Adam Robb* was just five years old when his father showed him a gun while they were talking via a webcam. Now an affectionate, lanky 12-year-old, Adam should be getting excited about starting high school in a few months, like other kids his age. Instead, his life has been in limbo.
Adam’s parents have been in and out of the family law system since he was a toddler. The latest round of litigation started in 2012 when his dad, Matthew, urged the court to give him increased access to his son and an equal share in decisions affecting him.
Matthew has a mental illness, an addiction to ice, a string of convictions for drug offences, assault and theft, and subjected Adam’s mother to terrifying violence when they were living under the same roof. That included dragging her by the hair and punching her in the face. He also has moved from the family’s home state, NSW, to Victoria.
But, unbelievably, it took the Federal Circuit Court — which now handles most family law disputes — more than three years to decide who should be awarded parental responsibility.
That decision, finally handed down earlier this month, awarded Kim full-time care for Adam and sole responsibility for decisions affecting his life. But the judge also ordered Adam to have regular telephone contact with his father and supervised contact with him several times a year.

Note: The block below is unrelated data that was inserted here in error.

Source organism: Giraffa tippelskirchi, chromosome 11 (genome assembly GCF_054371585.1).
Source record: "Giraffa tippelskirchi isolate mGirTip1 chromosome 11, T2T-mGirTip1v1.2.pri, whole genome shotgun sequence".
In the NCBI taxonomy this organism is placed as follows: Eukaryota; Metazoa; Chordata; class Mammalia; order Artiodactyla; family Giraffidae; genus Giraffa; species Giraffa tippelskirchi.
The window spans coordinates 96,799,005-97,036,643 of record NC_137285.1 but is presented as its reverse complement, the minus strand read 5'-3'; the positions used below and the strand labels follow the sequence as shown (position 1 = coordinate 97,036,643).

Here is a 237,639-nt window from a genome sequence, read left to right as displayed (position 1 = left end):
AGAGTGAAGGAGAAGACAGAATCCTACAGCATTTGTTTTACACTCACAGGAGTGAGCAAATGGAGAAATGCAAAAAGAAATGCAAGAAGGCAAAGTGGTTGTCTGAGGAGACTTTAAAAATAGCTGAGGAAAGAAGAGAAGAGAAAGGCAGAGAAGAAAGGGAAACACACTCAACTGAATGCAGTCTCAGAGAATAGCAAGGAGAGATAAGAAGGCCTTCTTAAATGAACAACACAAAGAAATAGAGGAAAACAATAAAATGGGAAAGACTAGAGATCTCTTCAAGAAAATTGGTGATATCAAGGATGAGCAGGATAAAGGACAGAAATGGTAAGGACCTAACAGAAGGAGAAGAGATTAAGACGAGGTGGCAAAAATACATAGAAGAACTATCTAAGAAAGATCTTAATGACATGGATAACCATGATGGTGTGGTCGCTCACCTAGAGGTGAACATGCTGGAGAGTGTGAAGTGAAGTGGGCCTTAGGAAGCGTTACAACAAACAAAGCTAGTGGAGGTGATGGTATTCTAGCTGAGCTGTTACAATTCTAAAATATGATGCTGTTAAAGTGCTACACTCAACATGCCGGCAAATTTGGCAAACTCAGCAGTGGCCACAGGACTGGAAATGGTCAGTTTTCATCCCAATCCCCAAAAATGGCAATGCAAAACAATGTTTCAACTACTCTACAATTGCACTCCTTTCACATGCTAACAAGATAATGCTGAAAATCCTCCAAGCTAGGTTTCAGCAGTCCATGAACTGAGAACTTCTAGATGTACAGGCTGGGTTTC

For Kim, it has been an agonising wait for the outcome, as she lived with the constant fear her ex would rock up to her south coast home and take her son.
“We just wanted to be able to move on with our lives but we couldn’t because we were still being hounded by this lunatic.”
Despite the wait, it was also a bitterly disappointing result. Kim is deeply fearful of her son spending time with his father, even in a contact centre, because in the past police have had to be called when he became aggressive and violent…
Read More: The AustralianBack to News
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